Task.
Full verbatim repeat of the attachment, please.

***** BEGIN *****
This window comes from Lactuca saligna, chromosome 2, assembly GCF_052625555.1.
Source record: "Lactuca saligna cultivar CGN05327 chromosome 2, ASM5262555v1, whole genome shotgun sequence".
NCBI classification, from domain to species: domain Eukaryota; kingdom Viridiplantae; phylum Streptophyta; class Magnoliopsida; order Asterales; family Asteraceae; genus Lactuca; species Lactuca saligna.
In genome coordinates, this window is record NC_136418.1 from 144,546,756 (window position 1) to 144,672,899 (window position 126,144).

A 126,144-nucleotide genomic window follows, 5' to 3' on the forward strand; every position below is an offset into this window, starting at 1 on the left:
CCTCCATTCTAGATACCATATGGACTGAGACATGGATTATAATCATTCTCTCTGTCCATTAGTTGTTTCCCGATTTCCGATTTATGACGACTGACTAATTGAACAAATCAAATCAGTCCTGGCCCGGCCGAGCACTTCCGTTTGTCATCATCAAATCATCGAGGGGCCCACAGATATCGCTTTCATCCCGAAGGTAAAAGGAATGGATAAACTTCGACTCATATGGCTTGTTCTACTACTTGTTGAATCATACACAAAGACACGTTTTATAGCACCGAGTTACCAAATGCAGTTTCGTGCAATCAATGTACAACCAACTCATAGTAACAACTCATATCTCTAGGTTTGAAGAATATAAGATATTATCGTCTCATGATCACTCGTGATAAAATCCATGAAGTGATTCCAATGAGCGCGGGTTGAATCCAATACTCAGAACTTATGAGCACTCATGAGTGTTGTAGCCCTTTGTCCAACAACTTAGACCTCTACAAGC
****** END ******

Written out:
This window comes from Lactuca saligna, chromosome 2, assembly GCF_052625555.1.
Source record: "Lactuca saligna cultivar CGN05327 chromosome 2, ASM5262555v1, whole genome shotgun sequence".
NCBI classification, from domain to species: domain Eukaryota; kingdom Viridiplantae; phylum Streptophyta; class Magnoliopsida; order Asterales; family Asteraceae; genus Lactuca; species Lactuca saligna.
In genome coordinates, this window is record NC_136418.1 from 144,546,756 (window position 1) to 144,672,899 (window position 126,144).

A 126,144-nucleotide genomic window follows, 5' to 3' on the forward strand; every position below is an offset into this window, starting at 1 on the left:
CCTCCATTCTAGATACCATATGGACTGAGACATGGATTATAATCATTCTCTCTGTCCATTAGTTGTTTCCCGATTTCCGATTTATGACGACTGACTAATTGAACAAATCAAATCAGTCCTGGCCCGGCCGAGCACTTCCGTTTGTCATCATCAAATCATCGAGGGGCCCACAGATATCGCTTTCATCCCGAAGGTAAAAGGAATGGATAAACTTCGACTCATATGGCTTGTTCTACTACTTGTTGAATCATACACAAAGACACGTTTTATAGCACCGAGTTACCAAATGCAGTTTCGTGCAATCAATGTACAACCAACTCATAGTAACAACTCATATCTCTAGGTTTGAAGAATATAAGATATTATCGTCTCATGATCACTCGTGATAAAATCCATGAAGTGATTCCAATGAGCGCGGGTTGAATCCAATACTCAGAACTTATGAGCACTCATGAGTGTTGTAGCCCTTTGTCCAACAACTTAGACCTCTACAAGC